There was this day I had just moved to Lagos Island, at the expense of my employers, from my own place on the edges of Lagos and Ogun. So one evening, I was working late and I closed around 11:30 PM. I decided to go for a drink at Obalende. It was a sight. The road from the mouth of the street that stretches from Dodan Barracks to Obalende Underbridge had transformed totally to a “ho-stroll” with girls from as young as 14, 15 to as old as you can think of walking, flashing and selling.

There were police patrol vehicles parked around, much older men and women, all enabling the flesh trade in an atmosphere of drugs, smoke and alcohol. I did not see this from the ethical perspective but sociologically. I was so fascinated with this place. And after I had a talk with one of the girls, I realized there are many more streets like this one. The following morning when I passed the same route on my way to the Industrial Court in Ikoyi, the light seemed to have swallowed it all. After that experience, I felt as if I had been let in on an age-long, open secret. I felt as if I now knew Lagos more. Since then, I have been on the lookout for more of those “oddities” or differences, so to speak, that are there, but people pretend not to see or which people do not see at all.


Compare Offa to Lagos, what’s the difference?
The people in Lagos are less friendly and less kind; the pace, very fast; the housing, less value for so much money; transportation, not enough; healthcare, less value for so much money.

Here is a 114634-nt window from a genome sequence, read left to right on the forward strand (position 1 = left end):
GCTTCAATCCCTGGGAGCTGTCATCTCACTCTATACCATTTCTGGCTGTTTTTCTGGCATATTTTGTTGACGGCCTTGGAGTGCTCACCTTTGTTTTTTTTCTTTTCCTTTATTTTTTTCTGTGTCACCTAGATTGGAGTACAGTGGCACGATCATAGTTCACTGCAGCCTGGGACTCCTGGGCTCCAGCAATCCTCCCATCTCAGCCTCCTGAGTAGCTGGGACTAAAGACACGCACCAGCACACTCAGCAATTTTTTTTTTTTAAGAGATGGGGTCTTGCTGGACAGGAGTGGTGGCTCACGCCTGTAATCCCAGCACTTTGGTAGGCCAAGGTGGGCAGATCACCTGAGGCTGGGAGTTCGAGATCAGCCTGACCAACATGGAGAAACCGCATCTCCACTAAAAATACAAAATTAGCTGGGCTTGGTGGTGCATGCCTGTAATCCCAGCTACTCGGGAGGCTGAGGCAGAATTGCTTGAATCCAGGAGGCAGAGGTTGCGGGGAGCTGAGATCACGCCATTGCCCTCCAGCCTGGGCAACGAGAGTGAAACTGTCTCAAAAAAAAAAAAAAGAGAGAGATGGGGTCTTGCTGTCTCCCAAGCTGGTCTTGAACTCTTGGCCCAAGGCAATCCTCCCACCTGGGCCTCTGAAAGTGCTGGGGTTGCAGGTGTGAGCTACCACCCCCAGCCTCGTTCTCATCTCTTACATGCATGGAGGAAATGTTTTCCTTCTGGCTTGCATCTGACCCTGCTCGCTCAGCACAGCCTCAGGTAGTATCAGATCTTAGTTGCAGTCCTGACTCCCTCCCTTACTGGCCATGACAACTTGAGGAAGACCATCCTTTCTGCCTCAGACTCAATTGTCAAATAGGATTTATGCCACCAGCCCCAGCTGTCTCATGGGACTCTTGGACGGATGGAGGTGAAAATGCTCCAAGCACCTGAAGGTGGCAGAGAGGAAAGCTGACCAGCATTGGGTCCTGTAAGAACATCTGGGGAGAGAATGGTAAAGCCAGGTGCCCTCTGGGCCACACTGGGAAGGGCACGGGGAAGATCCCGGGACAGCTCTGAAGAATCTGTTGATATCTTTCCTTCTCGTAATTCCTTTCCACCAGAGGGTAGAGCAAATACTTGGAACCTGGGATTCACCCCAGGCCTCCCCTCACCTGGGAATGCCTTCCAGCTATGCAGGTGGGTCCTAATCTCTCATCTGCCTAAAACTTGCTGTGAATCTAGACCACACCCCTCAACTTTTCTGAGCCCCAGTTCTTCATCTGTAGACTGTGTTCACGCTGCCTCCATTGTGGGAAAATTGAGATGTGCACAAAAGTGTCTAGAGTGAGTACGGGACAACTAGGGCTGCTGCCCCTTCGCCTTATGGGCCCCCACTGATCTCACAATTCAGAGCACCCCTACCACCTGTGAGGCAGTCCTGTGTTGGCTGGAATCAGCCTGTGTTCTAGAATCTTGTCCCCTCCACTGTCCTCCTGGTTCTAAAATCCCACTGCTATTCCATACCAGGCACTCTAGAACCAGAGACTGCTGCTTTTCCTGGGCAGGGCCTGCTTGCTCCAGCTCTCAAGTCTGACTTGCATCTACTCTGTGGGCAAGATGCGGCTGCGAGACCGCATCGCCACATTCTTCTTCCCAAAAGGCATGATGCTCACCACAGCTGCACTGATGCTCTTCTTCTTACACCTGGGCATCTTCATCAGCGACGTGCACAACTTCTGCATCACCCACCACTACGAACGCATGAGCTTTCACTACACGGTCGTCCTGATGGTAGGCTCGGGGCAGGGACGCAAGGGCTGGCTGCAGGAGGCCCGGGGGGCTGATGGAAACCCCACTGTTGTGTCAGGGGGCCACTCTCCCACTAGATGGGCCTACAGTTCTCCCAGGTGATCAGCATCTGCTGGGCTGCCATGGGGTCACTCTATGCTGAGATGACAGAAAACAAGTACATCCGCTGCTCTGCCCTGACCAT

But there is life to chop in Lagos, if you know what I mean. But then, sometimes, the body, mind and soul needs a rustic base to rejig itself and relaunch. So I am not able to say that I prefer one to the other. I have come to think of both places as mine for different and equally compelling reasons. It is like having two children to love.


So, Lagos. Has it been worth it?
Yes it has. it has been an enriching experience living in Lagos. Enriching financially, culturally and socially. I’d rather live here than live anywhere else in Nigeria. This is where it is happening, at least as far as I can see, for now.

But I still have plans to move back because I am very invested in Offa. And I have an emotional, maybe sentimental attachment to the town. I also want to give back and there is a way I’d like to do that but I currently believe that no other town would allow me do so in the manner I want to. I also have one or two commitments by way of political participation, youth groups and such, which now almost define how I see myself. But my move back won’t be permanent. I guess I will be oscillating between here and there and elsewhere in between.

Quick one: Craziest Experience You’ve Had in Lagos
Thousand and thousands of people singing the same songs at the same time inside TBS. That is something.

1 Comment

  1. Beauty

    March 26, 2019 at 11:41 am

    I’m proud of you Samsudeen.